I love the love. I revel in the red hearts and luscious flowers; the beauty of sweeping romantic gestures that define Valentine’s Day. Before you rush out to buy those long-stemmed, red roses or sew that monogrammed bathrobe — although I am certainly not discouraging the practice — you might take a moment to assess whether that act of kindness will speak of your love to your love.
,author Gary Chapman, PhD. describes languages that speak to the heart. He says that many genuine acts of love and kindness go unappreciated, because the message didn’t translate to fill the needs of the recipient. The five primary love languages, according to Dr. Chapman, are:
Acts of service
Words of affirmation
All are valuable and helpful, but have you heard of the Platinum Rule? It states, "Do unto others as they would like to have done unto them." In other words, give them what they want. It seems most people have two primary love languages. Many women have appreciated being taken to a nice dinner, but what they were hungry for was quality time with their loved one, or kind words without biting sarcasm, dismissive comments or unnecessary judgments.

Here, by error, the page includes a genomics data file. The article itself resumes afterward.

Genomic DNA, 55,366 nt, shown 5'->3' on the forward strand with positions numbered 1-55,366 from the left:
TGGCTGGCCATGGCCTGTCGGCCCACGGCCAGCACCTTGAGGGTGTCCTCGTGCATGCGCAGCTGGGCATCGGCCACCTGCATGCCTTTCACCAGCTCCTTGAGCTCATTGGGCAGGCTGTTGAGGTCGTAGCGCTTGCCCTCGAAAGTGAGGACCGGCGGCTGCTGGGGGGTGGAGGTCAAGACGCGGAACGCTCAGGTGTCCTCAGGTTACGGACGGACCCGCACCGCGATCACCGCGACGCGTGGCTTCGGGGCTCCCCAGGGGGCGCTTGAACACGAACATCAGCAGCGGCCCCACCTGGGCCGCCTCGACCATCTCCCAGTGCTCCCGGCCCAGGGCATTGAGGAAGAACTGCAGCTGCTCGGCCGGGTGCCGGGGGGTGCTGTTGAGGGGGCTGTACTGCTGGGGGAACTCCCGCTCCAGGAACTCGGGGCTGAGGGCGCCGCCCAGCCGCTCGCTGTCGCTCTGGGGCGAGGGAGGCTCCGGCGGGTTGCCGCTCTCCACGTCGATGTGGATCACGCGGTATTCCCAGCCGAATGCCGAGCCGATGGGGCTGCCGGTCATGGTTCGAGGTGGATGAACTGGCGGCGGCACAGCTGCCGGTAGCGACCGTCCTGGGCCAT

And a husband might appreciate an elaborately prepared handmade gift, but what really says love might be a massage or positive feedback on a project. See if you can identify the love languages of your spouse, partner, friends and children. Ask them what makes them feel loved.
Here are a few ideas for Valentine gifts that can show your love.
Acts of service
Paint that bathroom that’s been waiting too long.
Give him or her a night off to do something with friends or just some me time.
Share a good meal.
Take over one of his or her chores.
Get a massage book and give a good massage to help your loved one de-stress.
Hold hands as you walk together.
A hand on the shoulder, a pat on the back, a long hug (my teen says wrestling).
Wash their hair. Many women feel calm when their heads are touched.